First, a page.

You’ve seen the play by now. Clearly an intentional elbow from Dwight Howard, and he was punished with a flagrant 1 call.

Here’s the problem — that was a flagrant 2. We just saw it called as a flagrant 2 the night before.

The NBA has a really tough call to make here. A flagrant 2 was (and still is) the correct call, but it needed to be made when the incident occurred. It’s too late to decide to switch the call now because of what it would mean for the Rockets.

Dwight waited with the fans in the arena during the storm going on after the game, which was cool of him, but hopefully he's not watching Game 5 with them from the sidelines.
Dwight waited with the fans in the arena during the storm going on after the game, which was cool of him, but hopefully he’s not watching Game 5 with them from the sidelines.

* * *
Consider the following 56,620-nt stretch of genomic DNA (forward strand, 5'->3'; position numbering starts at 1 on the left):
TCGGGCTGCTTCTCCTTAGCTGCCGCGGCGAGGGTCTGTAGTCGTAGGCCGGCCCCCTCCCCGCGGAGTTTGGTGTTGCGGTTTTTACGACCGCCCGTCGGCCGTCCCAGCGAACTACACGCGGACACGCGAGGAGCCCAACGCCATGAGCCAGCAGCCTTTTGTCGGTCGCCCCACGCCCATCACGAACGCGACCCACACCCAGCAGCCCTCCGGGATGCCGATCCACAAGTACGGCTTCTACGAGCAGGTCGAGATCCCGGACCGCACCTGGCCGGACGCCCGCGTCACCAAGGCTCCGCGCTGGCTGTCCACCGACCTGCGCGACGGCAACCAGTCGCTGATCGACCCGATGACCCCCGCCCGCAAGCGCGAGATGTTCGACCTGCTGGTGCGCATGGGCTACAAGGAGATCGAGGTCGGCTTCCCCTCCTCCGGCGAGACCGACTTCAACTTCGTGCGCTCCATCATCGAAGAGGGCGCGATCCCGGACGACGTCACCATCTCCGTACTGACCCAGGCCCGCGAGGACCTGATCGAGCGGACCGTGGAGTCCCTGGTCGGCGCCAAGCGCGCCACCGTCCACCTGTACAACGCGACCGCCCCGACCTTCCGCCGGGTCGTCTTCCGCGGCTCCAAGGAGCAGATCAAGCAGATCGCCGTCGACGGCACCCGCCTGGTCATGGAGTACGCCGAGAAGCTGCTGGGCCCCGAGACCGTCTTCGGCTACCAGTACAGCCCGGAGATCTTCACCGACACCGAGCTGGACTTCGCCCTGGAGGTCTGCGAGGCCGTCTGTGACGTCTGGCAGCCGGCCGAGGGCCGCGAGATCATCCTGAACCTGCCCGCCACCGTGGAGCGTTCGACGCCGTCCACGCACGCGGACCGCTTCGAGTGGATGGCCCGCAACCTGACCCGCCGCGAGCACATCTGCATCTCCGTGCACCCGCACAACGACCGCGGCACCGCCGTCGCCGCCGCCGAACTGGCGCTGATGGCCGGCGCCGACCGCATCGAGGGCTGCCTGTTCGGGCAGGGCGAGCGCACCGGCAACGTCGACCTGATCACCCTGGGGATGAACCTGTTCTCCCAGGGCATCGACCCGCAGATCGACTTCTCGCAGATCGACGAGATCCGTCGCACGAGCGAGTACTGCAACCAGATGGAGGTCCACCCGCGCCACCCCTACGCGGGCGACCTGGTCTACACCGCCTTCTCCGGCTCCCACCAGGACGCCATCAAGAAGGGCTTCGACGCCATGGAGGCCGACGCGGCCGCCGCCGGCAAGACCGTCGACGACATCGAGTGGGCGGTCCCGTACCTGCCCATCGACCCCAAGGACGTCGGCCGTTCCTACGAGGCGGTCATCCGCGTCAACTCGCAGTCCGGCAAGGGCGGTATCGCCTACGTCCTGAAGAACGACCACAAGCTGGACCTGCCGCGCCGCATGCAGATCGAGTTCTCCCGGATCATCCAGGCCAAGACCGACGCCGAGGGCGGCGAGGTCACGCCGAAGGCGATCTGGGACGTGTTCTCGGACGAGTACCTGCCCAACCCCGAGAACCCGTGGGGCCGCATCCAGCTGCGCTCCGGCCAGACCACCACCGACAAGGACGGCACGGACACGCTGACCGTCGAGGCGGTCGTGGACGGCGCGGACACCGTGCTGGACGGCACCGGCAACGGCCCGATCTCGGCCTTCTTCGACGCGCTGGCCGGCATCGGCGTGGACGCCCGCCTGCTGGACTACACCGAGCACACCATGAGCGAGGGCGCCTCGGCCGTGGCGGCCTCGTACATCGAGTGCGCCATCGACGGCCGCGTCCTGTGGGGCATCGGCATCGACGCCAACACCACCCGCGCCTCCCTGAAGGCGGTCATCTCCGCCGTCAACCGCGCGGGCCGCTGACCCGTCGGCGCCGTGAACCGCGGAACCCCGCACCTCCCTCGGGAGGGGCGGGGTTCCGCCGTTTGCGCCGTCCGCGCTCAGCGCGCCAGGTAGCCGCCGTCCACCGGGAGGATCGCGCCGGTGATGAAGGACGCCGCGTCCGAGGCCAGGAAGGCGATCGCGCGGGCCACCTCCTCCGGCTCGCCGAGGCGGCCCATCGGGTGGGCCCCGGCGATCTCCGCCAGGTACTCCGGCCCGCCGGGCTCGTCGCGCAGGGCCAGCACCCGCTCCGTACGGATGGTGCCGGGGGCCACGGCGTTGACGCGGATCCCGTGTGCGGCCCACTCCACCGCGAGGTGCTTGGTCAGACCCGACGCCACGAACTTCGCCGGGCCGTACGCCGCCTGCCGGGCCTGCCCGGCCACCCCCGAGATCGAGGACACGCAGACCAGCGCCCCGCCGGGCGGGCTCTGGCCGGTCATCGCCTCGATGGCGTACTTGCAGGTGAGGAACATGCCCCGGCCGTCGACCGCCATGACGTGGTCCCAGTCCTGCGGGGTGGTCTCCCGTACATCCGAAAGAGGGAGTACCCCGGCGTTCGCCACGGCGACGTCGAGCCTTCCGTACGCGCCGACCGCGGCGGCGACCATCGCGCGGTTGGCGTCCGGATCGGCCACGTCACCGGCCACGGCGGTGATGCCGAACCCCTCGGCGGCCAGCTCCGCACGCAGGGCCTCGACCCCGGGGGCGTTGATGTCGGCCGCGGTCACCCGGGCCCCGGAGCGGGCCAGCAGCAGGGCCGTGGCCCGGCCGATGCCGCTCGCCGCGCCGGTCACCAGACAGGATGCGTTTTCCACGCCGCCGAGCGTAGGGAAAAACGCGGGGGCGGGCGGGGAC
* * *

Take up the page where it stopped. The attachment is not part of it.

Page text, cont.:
Here’s why: A flagrant 2 call made at the time of the elbow would have meant Howard would be tossed from the game (like Horford was for Atlanta). Obviously not good for the Rockets, but there’s a really good chance that they still hold on and win Game 4. But since Howard wasn’t ejected, if the NBA chooses to upgrade the call from a flagrant 1 to a 2, then Howard is suspended for Game 5 (because he would have more than three flagrant foul points in the playoffs) — a much more costly price for Houston, who clearly need Dwight to even have a shot at stealing one in Oakland.

For that reason, even though the right call is a flagrant 2, it’s just too late to switch that call and make the Rockets pay an even steeper price than they should have (with their backs already against the wall).

Al Horford is shaking his head somewhere, but you’ve got to just let this one slide, NBA. It’s the right call to let the wrong call stand.

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